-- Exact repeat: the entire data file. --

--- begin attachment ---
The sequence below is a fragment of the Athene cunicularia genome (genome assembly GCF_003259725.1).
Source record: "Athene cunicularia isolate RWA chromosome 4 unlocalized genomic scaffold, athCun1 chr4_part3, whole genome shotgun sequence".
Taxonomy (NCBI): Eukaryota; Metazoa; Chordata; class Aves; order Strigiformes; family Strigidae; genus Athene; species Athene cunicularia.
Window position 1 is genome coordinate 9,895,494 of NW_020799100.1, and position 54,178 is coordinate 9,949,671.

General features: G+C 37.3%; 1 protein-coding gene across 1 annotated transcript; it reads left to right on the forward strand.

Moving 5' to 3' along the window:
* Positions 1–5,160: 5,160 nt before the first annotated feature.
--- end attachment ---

The sequence below is a fragment of the Athene cunicularia genome (genome assembly GCF_003259725.1).
Source record: "Athene cunicularia isolate RWA chromosome 4 unlocalized genomic scaffold, athCun1 chr4_part3, whole genome shotgun sequence".
Taxonomy (NCBI): Eukaryota; Metazoa; Chordata; class Aves; order Strigiformes; family Strigidae; genus Athene; species Athene cunicularia.
Window position 1 is genome coordinate 9,895,494 of NW_020799100.1, and position 54,178 is coordinate 9,949,671.

General features: G+C 37.3%; 1 protein-coding gene across 1 annotated transcript; it reads left to right on the forward strand.

Moving 5' to 3' along the window:
* Positions 1–5,160: 5,160 nt before the first annotated feature.